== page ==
National Statistical Institute Data for Business Demography
Similar to statistics of human population, business demography describes the life cycle of the enterprises; their birth, survival and development until death. More specifically business demography supplies data on number of active enterprises, number of newborn enterprises, proportion of survived enterprises and data on changes in employment figures at specific moment in time. Until 2008 the data for business demography of enterprises in EU were collected on European level voluntarily bounded by gentlemen’s agreement. Bulgaria has taken part in the harmonized data collection for business demography since 2006 which includes the development of enterprises born in 2003 and in 2004. In 2010 for the first time the statistics are calculated using the new classification of economic activities NACE. The creation of EP and Council Regulation concerning the structural business statistics was the legal foundation and the general framework for collecting, preparation, presentation and evaluation of harmonized statistical data for business demography in EU. This press release presents information gathered by the study of business demographic events among the enterprises in Bulgaria for 2015 and follows their dynamics for the 5 year study period.
The study includes enterprises classified in selected by Eurostat sectors of the classification of economic activities NACE with the exception of group 64.2 or activity of holding companies as they are defined in EU Regulation 295/2008 for Structural Business Statistics. In 2015 there were 339 175 active enterprises which are 1.9% more than 2014.
The active enterprises with zero employees represent the largest proportion of the population of all active enterprises during the whole 2011 - 2015 period. In 2015 their number is 152 345 which are 44.9% of all active enterprises.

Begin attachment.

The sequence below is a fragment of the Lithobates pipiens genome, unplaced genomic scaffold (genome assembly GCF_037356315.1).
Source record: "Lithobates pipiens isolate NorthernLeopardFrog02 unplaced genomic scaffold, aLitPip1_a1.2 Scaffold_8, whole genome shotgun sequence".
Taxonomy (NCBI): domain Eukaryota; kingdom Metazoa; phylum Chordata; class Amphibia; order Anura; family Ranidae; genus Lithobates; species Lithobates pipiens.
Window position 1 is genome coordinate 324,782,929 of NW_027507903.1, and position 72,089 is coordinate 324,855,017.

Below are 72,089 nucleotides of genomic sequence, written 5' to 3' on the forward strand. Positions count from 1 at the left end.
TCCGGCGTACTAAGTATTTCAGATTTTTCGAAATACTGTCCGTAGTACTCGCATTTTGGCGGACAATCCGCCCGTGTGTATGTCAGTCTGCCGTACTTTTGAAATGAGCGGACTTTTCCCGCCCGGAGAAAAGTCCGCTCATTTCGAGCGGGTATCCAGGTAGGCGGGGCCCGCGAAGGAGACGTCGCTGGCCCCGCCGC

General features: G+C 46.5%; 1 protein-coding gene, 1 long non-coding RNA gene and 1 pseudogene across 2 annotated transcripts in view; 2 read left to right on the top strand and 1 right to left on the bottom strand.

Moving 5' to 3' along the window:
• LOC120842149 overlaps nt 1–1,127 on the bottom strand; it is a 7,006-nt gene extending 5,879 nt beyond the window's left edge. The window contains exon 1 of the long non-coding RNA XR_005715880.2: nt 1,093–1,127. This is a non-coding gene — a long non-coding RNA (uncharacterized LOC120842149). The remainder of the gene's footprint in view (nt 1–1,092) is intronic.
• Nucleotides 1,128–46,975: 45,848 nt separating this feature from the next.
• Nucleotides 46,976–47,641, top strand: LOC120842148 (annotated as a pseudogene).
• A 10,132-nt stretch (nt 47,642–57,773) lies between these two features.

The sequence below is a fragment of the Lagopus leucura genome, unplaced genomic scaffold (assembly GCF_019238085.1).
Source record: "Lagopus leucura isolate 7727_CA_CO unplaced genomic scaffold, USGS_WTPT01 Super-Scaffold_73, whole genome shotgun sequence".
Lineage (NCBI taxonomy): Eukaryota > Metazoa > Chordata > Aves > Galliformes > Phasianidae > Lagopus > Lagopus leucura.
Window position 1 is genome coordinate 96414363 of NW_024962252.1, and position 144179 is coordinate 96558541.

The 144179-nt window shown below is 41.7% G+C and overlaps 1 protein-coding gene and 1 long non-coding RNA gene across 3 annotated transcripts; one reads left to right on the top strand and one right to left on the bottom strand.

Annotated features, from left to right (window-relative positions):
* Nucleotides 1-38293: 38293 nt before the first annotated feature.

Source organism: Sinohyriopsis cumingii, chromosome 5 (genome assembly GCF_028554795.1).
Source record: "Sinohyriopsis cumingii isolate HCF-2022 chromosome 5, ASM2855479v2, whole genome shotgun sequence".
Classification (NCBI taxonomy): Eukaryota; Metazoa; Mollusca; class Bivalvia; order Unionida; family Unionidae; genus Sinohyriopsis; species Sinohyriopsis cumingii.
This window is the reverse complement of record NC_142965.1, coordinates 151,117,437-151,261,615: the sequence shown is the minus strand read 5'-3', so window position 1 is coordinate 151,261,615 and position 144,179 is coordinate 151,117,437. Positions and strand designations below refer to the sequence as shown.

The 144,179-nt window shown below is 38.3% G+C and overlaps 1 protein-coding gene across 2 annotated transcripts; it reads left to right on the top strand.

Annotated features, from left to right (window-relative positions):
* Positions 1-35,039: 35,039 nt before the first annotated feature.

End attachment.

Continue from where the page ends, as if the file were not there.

There are 136 133 enterprises in the next ‘1 - 4 employees’ group which is 40.1% of the total number for 2015. The enterprises in the ‘5 - 9 employees’ group represent the smallest proportion of all, shows the data of the National Statistical Institute (NSI).
On average for the whole period, this proportion is 7.4%, while in the ‘10 or more employees’ group on average for the five year period this proportion is 8.0% of the active enterprises.
The number of persons employed in ‘10 or more employees’ group represents 69.5% of all employees for the 2011 - 2015 period while the proportion of the enterprises in this group is 8.0% of all active enterprises. And, reversely - 6.3% of the total number of employees in the country corresponds to the large number of active enterprises in the zero employees group which is 44.7% of the total number of enterprises.
11.9% of the total numbers of enterprises in the selected economic sectors are newborn in 2015. For the last five years the annual average percent for newborn enterprises was 11.9% of the number of active enterprises during this period.
For the 2011 - 2015 period the highest share of newborn enterprises is in sector G - ‘Wholesale and retail trade; repair of motor vehicles and motorcycles’ with an average of 44.2% for the 5-year period. At the same time the smallest share of newborn enterprises is in sector B - ‘Mining and quarrying’ with less than 0.1% on average for the whole period.
In 2014 the newborn enterprises are 39 333 and 31 779 of them successfully survived to 2015. The highest share of survived enterprises is in sector J - ‘Information and communication’ - 88.8%. The lowest share is in sector L - ‘Real estate activities’ - 67.2%. Since 2010, when moving away from year of birth, there is a trend of increasing the number of survived enterprises for the four employees’ groups.
Data on dead enterprises in 2014 are preliminary due to the specific methodology and definition. In 2014 the number of dead enterprises is 34 518 or 10.4% of the total number of active enterprises during the year. As result of their death more than 2.9% of the employees lost their jobs during the year. In 2014, 45.4% of dead enterprises, were classified in sector G - ‘Wholesale and retail trade; repair of motor vehicles and motorcycles’. The most viable were the enterprises in the following sectors: B - ‘Mining and quarrying’, E - ‘Water supply; sewerage, waste management and remediation activities’, D - ‘Electricity, gas, steam and air conditioning supply’, where dead enterprises are less than 1.0%
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